Doc Rivers, Steve Ballmer and the Los Angeles Clippers face an offseason that’ll define the future of the franchise for the next several seasons. With DeAndre Jordan expected to command (via Adrian Wojnarowski, Yahoo! Sports) a max contract north of $100 million, a bench that has Austin Rivers—another free agent—as its second-biggest contributor and the need to reduce the amount of wear and tear the starting lineup endured last season, the Clippers have more than a few difficult decisions to make as the club enters the offseason earlier than projections might have suggested just a week ago.
The last thing the Clippers need to do is break up their legitimate big three of Chris Paul, Blake Griffin and Jordan. Even for a climate where rain is unusual, the hot takes regarding Southern California’s team on the rise have been blazing hot. Despite a massive meltdown that saw the club blow a 3-1 advantage in unceremonious fashion to lose the series to the Houston Rockets in seven games, the Clippers are an elite team in an improving Western Conference. Paul is 30, and both Griffin and Jordan are 26—all in their prime. This isn’t a team to blow up. This is a team to invest in going forward.
Per Bleacher Report’s Grant Hughes:
The core isn’t the problem. L.A.’s starting five posted a net rating of plus-17.7 points per 100 possessions this year—the highest of any unit playing at least 500 minutes in 2014-15 and the highest overall since 2008-09, per ESPN.com’s Kevin Pelton.
If Jordan is intent on going elsewhere, he’s going to have to leave an extra season and $20 extra million on the table to do it after the Clippers—the club that drafted him 35th overall in the 2008 NBA Draft as a “project”—offer him the max contract he’s seeking. Per Rivers, who’s the decision-maker when it comes to how his roster is shaped, the club will do just that. Despite a salary cap that’s projected to rise considerably over the next few seasons, the Clippers don’t possess any immediate wiggle room.
Even if Jordan walks to one of the teams rumored to be interested (Dallas Mavericks, Los Angeles Lakers, Portland Trail Blazers, per ESPN’s Ramona Shelburne), the Clippers will still be just about within $1 million of the projected cap. In other words, this is a team that’ll have just its mid-level exception (hello, Spencer Hawes) and minimum level contracts in an effort to improve around the edges. It’s going to be a challenge to raise this team’s ceiling, and if Jordan leaves, this is a club that’ll take a major step backward with no clear replacement on the roster—and few realistic paths to acquire one.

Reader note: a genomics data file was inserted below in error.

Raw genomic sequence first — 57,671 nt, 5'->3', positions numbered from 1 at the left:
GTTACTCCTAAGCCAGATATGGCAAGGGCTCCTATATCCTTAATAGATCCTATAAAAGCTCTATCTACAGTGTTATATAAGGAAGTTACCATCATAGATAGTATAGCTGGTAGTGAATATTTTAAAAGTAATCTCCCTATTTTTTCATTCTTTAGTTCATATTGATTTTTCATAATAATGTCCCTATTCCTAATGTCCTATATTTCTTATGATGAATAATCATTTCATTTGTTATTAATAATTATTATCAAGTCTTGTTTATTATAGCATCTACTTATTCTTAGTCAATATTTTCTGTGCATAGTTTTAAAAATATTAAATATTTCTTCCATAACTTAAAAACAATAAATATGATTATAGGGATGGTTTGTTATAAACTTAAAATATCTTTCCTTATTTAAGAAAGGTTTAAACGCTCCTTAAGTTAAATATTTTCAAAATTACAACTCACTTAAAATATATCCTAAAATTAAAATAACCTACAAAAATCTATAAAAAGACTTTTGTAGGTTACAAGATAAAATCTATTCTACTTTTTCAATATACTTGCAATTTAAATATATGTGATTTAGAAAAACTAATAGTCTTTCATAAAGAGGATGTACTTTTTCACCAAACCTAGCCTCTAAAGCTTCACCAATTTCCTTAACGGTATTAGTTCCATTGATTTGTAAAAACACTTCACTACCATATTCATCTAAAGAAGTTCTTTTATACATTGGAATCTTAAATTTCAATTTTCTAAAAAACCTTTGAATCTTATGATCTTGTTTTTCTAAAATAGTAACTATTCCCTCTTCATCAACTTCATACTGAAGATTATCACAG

If Jordan walks for nothing, the Clippers could be starting Hawes—and his ponytail—at center next season. That’s not a good look for a team that’s supposed to be a title contender, and they’d swiftly fall out of that conversation without their All-Defensive First Team center.
Here’s Bleacher Report’s Fred Katz painting the picture:
Jordan is still the backbone of the defense, arguably the most important player on the team, considering how the Clippers performed with Griffin out this year and Paul out last year. If the free-agent-to-be walks this summer, the Clips are in serious trouble.
The Clippers have been here before—as in last season. Instead of filling real needs that this team had (veteran small forward, defensive-minded backup big man), the available funds were allocated to Hawes and Jordan Farmar. For roughly the same amount of money, Los Angeles could have signed Paul Pierce and Ed Davis. That’s just one example, and it illustrates just how significantly different this team could have looked for the same price.
It’s not hard to imagine how things could have ended in a different fashion if this team had a Truth, Trevor Ariza or even Marvin Williams on the roster. It’s harder to continue to ignore the Clippers’ inability to address the biggest needs on the roster. This is a club relying on Matt Barnes and Hedo Turkoglu at small forward—in the year 2015—while trotting out two top 15 players in Paul and Griffin. And with Griffin’s evolution into a completely dominant NBA superstar, the Clippers shouldn’t be wasting any more time squandering this team’s immense potential.
With no draft assets to work with in the 2015 selection process, it’s critical that the Clippers are able to come up with a reclamation project or two that Los Angeles can sign off the slag heap to revive. Remember when Hassan Whiteside famously said that Rivers didn’t want to give him a workout with the Clippers? Whoops. For an organization to succeed, it’s imperative to uncover values where others are done looking. The San Antonio Spurs’ investment in Boris Diaw is a prime example, and now the Clippers need to follow that idea into the offseason as the club shifts into preparation mode.
It all starts with Jordan’s free-agent decision, and if he feels like a section of fans do—that the Clippers have maxed out as constructed—Rivers and the front office would have to figure out how to replace the most irreplaceable player on the team. Good luck.